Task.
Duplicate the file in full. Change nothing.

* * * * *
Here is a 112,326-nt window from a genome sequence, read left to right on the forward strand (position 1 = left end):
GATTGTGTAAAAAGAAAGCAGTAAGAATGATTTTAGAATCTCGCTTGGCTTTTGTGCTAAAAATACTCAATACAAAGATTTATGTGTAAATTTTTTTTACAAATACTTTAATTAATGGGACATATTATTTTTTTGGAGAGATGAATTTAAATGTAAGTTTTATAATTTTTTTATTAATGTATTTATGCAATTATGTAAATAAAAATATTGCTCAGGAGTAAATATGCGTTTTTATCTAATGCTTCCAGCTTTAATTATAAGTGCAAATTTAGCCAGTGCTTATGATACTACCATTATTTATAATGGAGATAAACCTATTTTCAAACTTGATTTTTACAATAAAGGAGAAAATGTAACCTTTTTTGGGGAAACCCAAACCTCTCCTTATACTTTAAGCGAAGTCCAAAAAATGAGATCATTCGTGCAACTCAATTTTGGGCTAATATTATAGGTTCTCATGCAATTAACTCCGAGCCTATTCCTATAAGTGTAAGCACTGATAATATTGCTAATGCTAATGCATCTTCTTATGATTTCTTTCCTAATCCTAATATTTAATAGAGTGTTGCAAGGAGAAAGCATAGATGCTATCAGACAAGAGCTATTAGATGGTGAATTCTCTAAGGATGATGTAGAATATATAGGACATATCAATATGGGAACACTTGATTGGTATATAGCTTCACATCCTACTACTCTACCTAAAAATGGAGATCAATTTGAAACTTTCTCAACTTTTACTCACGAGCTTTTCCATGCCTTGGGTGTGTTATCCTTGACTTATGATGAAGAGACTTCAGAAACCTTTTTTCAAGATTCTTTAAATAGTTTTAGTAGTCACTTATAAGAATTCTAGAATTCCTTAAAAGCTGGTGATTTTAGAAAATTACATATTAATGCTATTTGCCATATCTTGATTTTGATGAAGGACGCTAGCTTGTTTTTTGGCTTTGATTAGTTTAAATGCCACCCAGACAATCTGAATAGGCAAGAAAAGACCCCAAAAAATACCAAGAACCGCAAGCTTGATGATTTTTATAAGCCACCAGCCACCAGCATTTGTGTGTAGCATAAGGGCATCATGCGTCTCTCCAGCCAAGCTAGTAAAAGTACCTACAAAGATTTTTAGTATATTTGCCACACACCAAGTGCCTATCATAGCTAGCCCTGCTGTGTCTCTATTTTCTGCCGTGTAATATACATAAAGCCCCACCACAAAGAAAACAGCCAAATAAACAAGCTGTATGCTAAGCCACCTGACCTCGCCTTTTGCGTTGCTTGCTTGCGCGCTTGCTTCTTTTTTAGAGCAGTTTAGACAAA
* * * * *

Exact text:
Here is a 112,326-nt window from a genome sequence, read left to right on the forward strand (position 1 = left end):
GATTGTGTAAAAAGAAAGCAGTAAGAATGATTTTAGAATCTCGCTTGGCTTTTGTGCTAAAAATACTCAATACAAAGATTTATGTGTAAATTTTTTTTACAAATACTTTAATTAATGGGACATATTATTTTTTTGGAGAGATGAATTTAAATGTAAGTTTTATAATTTTTTTATTAATGTATTTATGCAATTATGTAAATAAAAATATTGCTCAGGAGTAAATATGCGTTTTTATCTAATGCTTCCAGCTTTAATTATAAGTGCAAATTTAGCCAGTGCTTATGATACTACCATTATTTATAATGGAGATAAACCTATTTTCAAACTTGATTTTTACAATAAAGGAGAAAATGTAACCTTTTTTGGGGAAACCCAAACCTCTCCTTATACTTTAAGCGAAGTCCAAAAAATGAGATCATTCGTGCAACTCAATTTTGGGCTAATATTATAGGTTCTCATGCAATTAACTCCGAGCCTATTCCTATAAGTGTAAGCACTGATAATATTGCTAATGCTAATGCATCTTCTTATGATTTCTTTCCTAATCCTAATATTTAATAGAGTGTTGCAAGGAGAAAGCATAGATGCTATCAGACAAGAGCTATTAGATGGTGAATTCTCTAAGGATGATGTAGAATATATAGGACATATCAATATGGGAACACTTGATTGGTATATAGCTTCACATCCTACTACTCTACCTAAAAATGGAGATCAATTTGAAACTTTCTCAACTTTTACTCACGAGCTTTTCCATGCCTTGGGTGTGTTATCCTTGACTTATGATGAAGAGACTTCAGAAACCTTTTTTCAAGATTCTTTAAATAGTTTTAGTAGTCACTTATAAGAATTCTAGAATTCCTTAAAAGCTGGTGATTTTAGAAAATTACATATTAATGCTATTTGCCATATCTTGATTTTGATGAAGGACGCTAGCTTGTTTTTTGGCTTTGATTAGTTTAAATGCCACCCAGACAATCTGAATAGGCAAGAAAAGACCCCAAAAAATACCAAGAACCGCAAGCTTGATGATTTTTATAAGCCACCAGCCACCAGCATTTGTGTGTAGCATAAGGGCATCATGCGTCTCTCCAGCCAAGCTAGTAAAAGTACCTACAAAGATTTTTAGTATATTTGCCACACACCAAGTGCCTATCATAGCTAGCCCTGCTGTGTCTCTATTTTCTGCCGTGTAATATACATAAAGCCCCACCACAAAGAAAACAGCCAAATAAACAAGCTGTATGCTAAGCCACCTGACCTCGCCTTTTGCGTTGCTTGCTTGCGCGCTTGCTTCTTTTTTAGAGCAGTTTAGACAAA